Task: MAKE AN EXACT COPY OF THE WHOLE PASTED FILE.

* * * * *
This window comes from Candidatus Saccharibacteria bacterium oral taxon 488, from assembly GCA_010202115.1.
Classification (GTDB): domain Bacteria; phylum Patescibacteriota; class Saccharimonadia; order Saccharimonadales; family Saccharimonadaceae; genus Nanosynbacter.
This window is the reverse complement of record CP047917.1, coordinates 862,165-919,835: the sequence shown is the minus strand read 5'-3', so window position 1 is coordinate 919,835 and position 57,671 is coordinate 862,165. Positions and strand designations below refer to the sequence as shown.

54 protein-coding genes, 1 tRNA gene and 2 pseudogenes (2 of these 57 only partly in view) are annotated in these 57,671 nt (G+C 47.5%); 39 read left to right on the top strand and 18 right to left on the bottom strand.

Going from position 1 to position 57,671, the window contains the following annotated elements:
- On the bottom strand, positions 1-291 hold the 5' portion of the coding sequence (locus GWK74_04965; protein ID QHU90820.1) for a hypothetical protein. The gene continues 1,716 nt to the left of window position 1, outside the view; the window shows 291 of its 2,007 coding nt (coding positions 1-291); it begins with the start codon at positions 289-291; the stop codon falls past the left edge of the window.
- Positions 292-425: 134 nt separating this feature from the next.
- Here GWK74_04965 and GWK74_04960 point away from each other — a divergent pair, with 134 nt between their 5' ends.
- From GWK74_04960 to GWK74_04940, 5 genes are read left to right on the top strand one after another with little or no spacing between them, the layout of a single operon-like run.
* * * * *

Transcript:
This window comes from Candidatus Saccharibacteria bacterium oral taxon 488, from assembly GCA_010202115.1.
Classification (GTDB): domain Bacteria; phylum Patescibacteriota; class Saccharimonadia; order Saccharimonadales; family Saccharimonadaceae; genus Nanosynbacter.
This window is the reverse complement of record CP047917.1, coordinates 862,165-919,835: the sequence shown is the minus strand read 5'-3', so window position 1 is coordinate 919,835 and position 57,671 is coordinate 862,165. Positions and strand designations below refer to the sequence as shown.

54 protein-coding genes, 1 tRNA gene and 2 pseudogenes (2 of these 57 only partly in view) are annotated in these 57,671 nt (G+C 47.5%); 39 read left to right on the top strand and 18 right to left on the bottom strand.

Going from position 1 to position 57,671, the window contains the following annotated elements:
- On the bottom strand, positions 1-291 hold the 5' portion of the coding sequence (locus GWK74_04965; protein ID QHU90820.1) for a hypothetical protein. The gene continues 1,716 nt to the left of window position 1, outside the view; the window shows 291 of its 2,007 coding nt (coding positions 1-291); it begins with the start codon at positions 289-291; the stop codon falls past the left edge of the window.
- Positions 292-425: 134 nt separating this feature from the next.
- Here GWK74_04965 and GWK74_04960 point away from each other — a divergent pair, with 134 nt between their 5' ends.
- From GWK74_04960 to GWK74_04940, 5 genes are read left to right on the top strand one after another with little or no spacing between them, the layout of a single operon-like run.